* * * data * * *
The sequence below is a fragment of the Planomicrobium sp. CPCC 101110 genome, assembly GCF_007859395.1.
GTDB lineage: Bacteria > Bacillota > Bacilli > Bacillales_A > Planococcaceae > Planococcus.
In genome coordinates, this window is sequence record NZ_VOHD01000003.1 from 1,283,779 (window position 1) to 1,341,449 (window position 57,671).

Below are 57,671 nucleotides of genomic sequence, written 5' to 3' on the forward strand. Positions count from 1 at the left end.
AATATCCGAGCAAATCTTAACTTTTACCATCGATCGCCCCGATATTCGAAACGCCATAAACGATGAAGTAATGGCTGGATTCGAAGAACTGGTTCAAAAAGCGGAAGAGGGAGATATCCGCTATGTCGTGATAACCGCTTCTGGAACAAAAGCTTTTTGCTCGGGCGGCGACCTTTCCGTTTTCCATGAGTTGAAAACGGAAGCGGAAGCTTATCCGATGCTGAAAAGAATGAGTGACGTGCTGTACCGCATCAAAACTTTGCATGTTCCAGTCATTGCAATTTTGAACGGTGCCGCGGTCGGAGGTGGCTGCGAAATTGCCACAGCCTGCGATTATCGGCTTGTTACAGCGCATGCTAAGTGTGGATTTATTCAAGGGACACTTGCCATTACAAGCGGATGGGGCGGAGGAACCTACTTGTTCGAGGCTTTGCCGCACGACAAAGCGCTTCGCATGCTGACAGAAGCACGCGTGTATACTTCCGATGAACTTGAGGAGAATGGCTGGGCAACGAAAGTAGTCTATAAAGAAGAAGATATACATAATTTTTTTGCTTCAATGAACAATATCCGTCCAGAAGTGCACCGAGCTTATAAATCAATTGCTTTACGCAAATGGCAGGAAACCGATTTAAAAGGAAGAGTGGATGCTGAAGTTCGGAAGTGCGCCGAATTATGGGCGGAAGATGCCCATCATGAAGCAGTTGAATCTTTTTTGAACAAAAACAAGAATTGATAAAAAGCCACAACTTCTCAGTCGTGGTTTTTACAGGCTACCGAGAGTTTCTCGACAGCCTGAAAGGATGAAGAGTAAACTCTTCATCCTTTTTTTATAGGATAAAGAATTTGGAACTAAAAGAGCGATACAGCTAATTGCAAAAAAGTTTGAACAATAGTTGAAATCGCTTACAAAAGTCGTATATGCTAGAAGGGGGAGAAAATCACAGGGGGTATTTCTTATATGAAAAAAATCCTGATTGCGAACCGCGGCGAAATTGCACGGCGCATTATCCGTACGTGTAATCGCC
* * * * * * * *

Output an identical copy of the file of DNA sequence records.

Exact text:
The sequence below is a fragment of the Planomicrobium sp. CPCC 101110 genome, assembly GCF_007859395.1.
GTDB lineage: Bacteria > Bacillota > Bacilli > Bacillales_A > Planococcaceae > Planococcus.
In genome coordinates, this window is sequence record NZ_VOHD01000003.1 from 1,283,779 (window position 1) to 1,341,449 (window position 57,671).

Below are 57,671 nucleotides of genomic sequence, written 5' to 3' on the forward strand. Positions count from 1 at the left end.
AATATCCGAGCAAATCTTAACTTTTACCATCGATCGCCCCGATATTCGAAACGCCATAAACGATGAAGTAATGGCTGGATTCGAAGAACTGGTTCAAAAAGCGGAAGAGGGAGATATCCGCTATGTCGTGATAACCGCTTCTGGAACAAAAGCTTTTTGCTCGGGCGGCGACCTTTCCGTTTTCCATGAGTTGAAAACGGAAGCGGAAGCTTATCCGATGCTGAAAAGAATGAGTGACGTGCTGTACCGCATCAAAACTTTGCATGTTCCAGTCATTGCAATTTTGAACGGTGCCGCGGTCGGAGGTGGCTGCGAAATTGCCACAGCCTGCGATTATCGGCTTGTTACAGCGCATGCTAAGTGTGGATTTATTCAAGGGACACTTGCCATTACAAGCGGATGGGGCGGAGGAACCTACTTGTTCGAGGCTTTGCCGCACGACAAAGCGCTTCGCATGCTGACAGAAGCACGCGTGTATACTTCCGATGAACTTGAGGAGAATGGCTGGGCAACGAAAGTAGTCTATAAAGAAGAAGATATACATAATTTTTTTGCTTCAATGAACAATATCCGTCCAGAAGTGCACCGAGCTTATAAATCAATTGCTTTACGCAAATGGCAGGAAACCGATTTAAAAGGAAGAGTGGATGCTGAAGTTCGGAAGTGCGCCGAATTATGGGCGGAAGATGCCCATCATGAAGCAGTTGAATCTTTTTTGAACAAAAACAAGAATTGATAAAAAGCCACAACTTCTCAGTCGTGGTTTTTACAGGCTACCGAGAGTTTCTCGACAGCCTGAAAGGATGAAGAGTAAACTCTTCATCCTTTTTTTATAGGATAAAGAATTTGGAACTAAAAGAGCGATACAGCTAATTGCAAAAAAGTTTGAACAATAGTTGAAATCGCTTACAAAAGTCGTATATGCTAGAAGGGGGAGAAAATCACAGGGGGTATTTCTTATATGAAAAAAATCCTGATTGCGAACCGCGGCGAAATTGCACGGCGCATTATCCGTACGTGTAATCGCC